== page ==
Date: Fri, 7 Jan 2000 15:55:24 -1000 From: Patrick Rorie (email@example.com) Subject: Mauna Loa Y2K Part 2
Part 2 - A Rendezvous with the 21st Century at the Mauna Loa Summit Cabin
== Friday, Dec. 31, 1999 (New Year's Eve)
At 4 a.m. the temperature read 38 degrees fahrenheit inside the Red Hill Cabin. I went outside to use the pit toilet and paused to study the early morning sky. The Big Dipper and crescent moon caught my attention, and I witnessed a few shooting stars prior to reentering the shelter, lying on my bunk and falling back to sleep.
I awoke to the sounds of the Kailua couple stirring about at 6:17 a.m. but did not arise until 7:05 a.m. My thermometer read 35 degrees.
The cabin and surrounding tract became a plethora of activity. Torrey and others boiled water for tea/coffee to warm themselves before eating breakfast and packing up for the 11.6 mile leg to the summit cabin. I, on the other hand, consumed a balance bar and drank a 12 oz. Dr. Pepper to get going.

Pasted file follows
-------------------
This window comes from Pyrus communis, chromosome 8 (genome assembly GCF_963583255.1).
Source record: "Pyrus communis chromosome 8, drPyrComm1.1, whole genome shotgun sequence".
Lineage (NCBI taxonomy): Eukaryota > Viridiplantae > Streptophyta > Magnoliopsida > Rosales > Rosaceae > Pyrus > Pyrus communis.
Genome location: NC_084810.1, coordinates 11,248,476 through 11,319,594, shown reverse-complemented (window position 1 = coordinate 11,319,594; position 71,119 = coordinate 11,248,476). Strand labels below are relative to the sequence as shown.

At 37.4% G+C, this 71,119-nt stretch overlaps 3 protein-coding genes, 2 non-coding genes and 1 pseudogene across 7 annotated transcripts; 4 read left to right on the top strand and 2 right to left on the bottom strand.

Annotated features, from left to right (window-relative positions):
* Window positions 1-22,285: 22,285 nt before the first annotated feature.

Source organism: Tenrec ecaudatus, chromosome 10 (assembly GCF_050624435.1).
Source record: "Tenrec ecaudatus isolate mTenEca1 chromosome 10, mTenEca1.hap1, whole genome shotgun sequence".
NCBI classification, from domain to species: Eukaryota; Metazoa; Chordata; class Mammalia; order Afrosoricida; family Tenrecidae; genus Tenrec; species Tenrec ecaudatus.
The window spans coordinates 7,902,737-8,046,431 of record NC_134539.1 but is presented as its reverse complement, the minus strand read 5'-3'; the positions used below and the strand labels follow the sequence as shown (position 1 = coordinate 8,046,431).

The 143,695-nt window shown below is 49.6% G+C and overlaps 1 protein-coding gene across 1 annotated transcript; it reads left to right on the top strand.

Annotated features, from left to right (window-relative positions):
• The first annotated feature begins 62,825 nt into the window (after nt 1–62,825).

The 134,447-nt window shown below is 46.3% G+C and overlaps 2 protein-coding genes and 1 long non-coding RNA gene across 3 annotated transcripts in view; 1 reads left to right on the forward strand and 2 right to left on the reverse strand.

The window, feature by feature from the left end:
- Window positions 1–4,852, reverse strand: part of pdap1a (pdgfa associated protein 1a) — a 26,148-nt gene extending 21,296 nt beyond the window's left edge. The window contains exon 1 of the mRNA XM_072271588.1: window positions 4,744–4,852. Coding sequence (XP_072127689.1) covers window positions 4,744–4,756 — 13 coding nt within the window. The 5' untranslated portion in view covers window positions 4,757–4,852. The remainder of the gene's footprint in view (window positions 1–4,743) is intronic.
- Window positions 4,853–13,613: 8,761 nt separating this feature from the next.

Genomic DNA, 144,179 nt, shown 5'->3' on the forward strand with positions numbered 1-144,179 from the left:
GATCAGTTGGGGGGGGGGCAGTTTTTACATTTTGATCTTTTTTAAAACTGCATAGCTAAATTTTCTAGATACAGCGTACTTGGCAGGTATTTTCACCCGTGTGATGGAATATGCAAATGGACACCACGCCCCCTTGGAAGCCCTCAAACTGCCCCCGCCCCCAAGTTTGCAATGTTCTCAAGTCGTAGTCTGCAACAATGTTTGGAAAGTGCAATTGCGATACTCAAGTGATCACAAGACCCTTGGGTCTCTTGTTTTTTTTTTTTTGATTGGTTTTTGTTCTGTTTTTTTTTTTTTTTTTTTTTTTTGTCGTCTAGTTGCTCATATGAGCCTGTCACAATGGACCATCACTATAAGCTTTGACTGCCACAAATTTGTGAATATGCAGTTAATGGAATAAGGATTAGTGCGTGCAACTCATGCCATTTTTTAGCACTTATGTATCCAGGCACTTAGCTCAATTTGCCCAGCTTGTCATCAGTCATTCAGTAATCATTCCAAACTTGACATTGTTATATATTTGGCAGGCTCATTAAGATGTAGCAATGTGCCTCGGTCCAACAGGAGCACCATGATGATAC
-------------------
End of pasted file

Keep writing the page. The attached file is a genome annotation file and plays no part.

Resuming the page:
Randy was the first to shove off at about 8 a.m. followed by Bob, Lisa and Torrey. Half an hour later, I departed the Red Hill shelter bound for the summit cabin leaving Zoltan and Chris behind. Friday was another absolutely gorgeous day, clear blue sky overhead except for a small number of cyrus clouds. Halted briefly to enjoy the crystal clear vista of massive, light brown Mauna Kea (MK) across the saddle in the distance, the observatories dotting its summit like golf balls. MK became my constant visual companion until reaching the edge of North Pit, 9.6 miles ahead.
During the first few miles I noticed only a slight breeze (very quiet!) as I plodded along the open lava fields. I also gained pleasure from clear, sweeping views of Hilo Bay in the distance to the saddle between MK and Mauna Loa (ML) to the Kohala Mountain Range all the way to the summit region of Haleakala! At 10:40 a.m. I passed the couple from Kailua sun bathing not far beyond Pukauahi. They invited me to join them, but I felt it wise to keep moving (I would not see them again until 3 p.m. Saturday afternoon). While approaching Dewey Cone, I stopped and turned around to observe, far in the distance, a white plume where the most recent lava flow and the ocean meet, as well as the Kilauea Caldera. Reached the wooden sign proclaiming the cone straight ahead to be the Dewey Cone at 11:11 a.m. and sat down for a breather.